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Old 07-12-2011, 12:13   #1
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Asym on a Furler

I'm investigating the possibility of putting an asymetrical spinnaker on a removable furler, like a Facnor, a Nautos (which looks like an inexpensive Facnor knock-off), or the CDI. My boat is a Bristol 38.8 with an "I" dimension of 51.5 feet, so I'd guess I'm looking at around 700 sq. ft. of sail for a cruising asymetric. I have an attachment point on my stem head that would accomodate a removable furler.

1. Does anyone have any experience with these continuous line furlers? How do they comapre to a snuffer like the ATN in terms of ease of use and reliability?

2. How much do these continuous line furlers weigh?

3. The CDI furler has a "brake" on the upper swivel to keep the spinnaker halyard from twisting when you furl and unfurl the sail. How is this issue addressed on the Facnor and Nautos furlers?

4. Are there other brands I ought to be considering?
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Old 07-12-2011, 12:35   #2
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Re: Asym on a furler

We have the Facnor 2000.

1. They are completely different than a snuffer, so hard to quantitate ease of use and reliability. Ours is easy to use, and reliable. The snuffer is much cheaper and a better solution if you are getting a true asymetrical spinnaker. The furler will not work well unless you can get a lot of tension on the luff of the sail. If you are getting flatter cut downwind sail like a Code 0 or Doyle UPS and its similar cousins, the furler works well.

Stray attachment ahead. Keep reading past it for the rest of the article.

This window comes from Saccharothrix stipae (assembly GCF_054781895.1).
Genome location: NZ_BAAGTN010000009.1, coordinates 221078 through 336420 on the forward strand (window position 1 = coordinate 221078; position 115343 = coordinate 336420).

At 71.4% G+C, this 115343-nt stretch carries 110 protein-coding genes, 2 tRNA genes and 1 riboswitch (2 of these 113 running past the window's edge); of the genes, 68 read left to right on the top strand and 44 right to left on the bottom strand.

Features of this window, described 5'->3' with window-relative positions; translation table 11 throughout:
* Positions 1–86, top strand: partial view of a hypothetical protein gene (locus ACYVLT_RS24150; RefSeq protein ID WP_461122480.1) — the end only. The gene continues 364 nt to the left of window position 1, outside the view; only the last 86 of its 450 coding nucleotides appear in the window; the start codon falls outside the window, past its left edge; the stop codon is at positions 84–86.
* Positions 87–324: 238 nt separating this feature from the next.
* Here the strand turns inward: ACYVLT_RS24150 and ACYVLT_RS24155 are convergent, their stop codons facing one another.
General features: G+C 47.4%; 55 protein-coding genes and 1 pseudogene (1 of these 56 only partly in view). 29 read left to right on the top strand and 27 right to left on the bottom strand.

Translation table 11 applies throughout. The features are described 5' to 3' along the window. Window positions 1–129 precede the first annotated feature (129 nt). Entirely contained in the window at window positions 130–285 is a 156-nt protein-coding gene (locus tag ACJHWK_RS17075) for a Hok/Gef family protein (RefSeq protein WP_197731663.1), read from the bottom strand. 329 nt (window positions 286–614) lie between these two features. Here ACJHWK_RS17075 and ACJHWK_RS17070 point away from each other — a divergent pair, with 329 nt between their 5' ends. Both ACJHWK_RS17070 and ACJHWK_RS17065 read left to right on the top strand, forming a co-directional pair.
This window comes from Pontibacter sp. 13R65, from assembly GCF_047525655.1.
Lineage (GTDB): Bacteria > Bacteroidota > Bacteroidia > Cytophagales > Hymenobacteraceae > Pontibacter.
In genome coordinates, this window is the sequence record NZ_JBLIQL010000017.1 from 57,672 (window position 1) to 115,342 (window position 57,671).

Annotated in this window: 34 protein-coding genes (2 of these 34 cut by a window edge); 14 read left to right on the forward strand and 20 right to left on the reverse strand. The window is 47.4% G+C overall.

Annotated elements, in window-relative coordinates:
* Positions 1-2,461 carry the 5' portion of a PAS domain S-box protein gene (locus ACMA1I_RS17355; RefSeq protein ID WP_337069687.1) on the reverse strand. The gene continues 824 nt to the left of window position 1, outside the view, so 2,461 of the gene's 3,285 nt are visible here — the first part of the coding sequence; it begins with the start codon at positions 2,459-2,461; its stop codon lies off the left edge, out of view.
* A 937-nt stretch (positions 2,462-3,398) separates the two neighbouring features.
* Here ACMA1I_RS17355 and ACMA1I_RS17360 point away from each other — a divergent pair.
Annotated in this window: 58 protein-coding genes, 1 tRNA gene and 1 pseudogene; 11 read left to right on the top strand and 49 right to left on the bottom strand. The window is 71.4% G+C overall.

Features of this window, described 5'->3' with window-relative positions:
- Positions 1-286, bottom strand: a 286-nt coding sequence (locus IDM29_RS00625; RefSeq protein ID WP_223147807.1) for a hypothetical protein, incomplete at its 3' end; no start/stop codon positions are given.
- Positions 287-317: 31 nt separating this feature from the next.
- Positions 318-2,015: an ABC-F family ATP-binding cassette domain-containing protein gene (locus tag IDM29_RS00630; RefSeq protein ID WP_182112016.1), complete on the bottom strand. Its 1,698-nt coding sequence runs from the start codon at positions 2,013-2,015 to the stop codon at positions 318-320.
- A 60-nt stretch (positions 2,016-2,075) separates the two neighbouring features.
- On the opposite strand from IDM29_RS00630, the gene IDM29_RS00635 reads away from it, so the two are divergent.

2. They weigh very little - a machined aluminum furler "drum" on the bottom and a swivel on the top. Maybe a couple of pounds.

3. The Facnor top swivel is attached to the halyard on one side and the sail on the other, so there is no way to twist the halyard on the sail. I might not be understanding your question here - I think all of these have the following attachments at the top: <halyard><swivel><sail>